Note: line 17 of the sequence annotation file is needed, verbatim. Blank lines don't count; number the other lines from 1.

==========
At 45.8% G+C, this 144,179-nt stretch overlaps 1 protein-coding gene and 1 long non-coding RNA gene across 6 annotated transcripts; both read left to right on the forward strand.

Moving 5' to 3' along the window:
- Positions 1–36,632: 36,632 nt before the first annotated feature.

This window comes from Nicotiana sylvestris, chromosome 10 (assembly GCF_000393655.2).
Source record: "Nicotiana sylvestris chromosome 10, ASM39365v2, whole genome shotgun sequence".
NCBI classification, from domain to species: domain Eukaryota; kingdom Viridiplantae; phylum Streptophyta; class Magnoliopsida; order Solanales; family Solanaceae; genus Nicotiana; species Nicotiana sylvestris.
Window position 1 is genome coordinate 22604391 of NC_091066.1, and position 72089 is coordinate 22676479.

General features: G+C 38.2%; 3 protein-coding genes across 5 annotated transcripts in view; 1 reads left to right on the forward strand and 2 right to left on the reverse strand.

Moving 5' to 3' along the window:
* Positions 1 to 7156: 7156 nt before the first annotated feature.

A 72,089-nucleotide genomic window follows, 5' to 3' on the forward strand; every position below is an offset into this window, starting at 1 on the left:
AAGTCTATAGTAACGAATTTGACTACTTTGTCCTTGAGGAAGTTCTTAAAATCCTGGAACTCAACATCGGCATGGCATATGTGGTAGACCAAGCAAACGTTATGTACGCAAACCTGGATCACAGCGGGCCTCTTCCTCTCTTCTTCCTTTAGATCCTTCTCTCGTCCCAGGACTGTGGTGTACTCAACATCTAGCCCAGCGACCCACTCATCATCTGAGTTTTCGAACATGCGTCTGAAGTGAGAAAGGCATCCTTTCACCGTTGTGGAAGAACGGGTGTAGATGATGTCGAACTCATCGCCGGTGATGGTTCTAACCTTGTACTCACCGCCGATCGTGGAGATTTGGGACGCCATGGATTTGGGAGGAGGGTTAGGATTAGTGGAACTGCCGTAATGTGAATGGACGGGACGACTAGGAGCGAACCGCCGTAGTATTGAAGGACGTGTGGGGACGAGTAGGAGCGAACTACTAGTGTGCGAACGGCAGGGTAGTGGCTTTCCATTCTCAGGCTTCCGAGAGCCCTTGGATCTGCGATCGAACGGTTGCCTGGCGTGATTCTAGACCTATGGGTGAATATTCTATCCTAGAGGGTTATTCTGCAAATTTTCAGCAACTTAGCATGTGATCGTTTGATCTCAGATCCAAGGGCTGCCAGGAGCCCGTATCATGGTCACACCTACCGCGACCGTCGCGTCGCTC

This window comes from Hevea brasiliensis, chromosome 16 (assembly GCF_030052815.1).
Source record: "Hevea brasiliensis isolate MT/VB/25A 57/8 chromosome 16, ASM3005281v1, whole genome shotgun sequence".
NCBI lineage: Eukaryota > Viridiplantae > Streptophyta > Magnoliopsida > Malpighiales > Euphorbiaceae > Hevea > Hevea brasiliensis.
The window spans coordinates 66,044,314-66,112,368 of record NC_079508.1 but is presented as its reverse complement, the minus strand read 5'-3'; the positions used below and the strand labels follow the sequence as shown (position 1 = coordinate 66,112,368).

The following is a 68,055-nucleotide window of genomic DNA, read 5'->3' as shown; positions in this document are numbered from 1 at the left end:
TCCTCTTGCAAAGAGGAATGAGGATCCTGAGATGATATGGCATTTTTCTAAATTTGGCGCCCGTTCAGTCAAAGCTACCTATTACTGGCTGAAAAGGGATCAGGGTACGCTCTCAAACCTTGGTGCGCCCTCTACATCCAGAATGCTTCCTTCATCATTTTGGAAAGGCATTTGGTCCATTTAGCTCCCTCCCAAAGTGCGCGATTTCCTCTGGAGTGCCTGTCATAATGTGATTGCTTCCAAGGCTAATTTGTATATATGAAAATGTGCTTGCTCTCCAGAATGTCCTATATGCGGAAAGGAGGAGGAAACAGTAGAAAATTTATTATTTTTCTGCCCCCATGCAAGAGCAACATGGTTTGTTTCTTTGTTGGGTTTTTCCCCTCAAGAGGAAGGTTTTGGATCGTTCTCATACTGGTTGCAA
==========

The following is a 68,055-nucleotide window of genomic DNA, read 5'->3' as shown; positions in this document are numbered from 1 at the left end: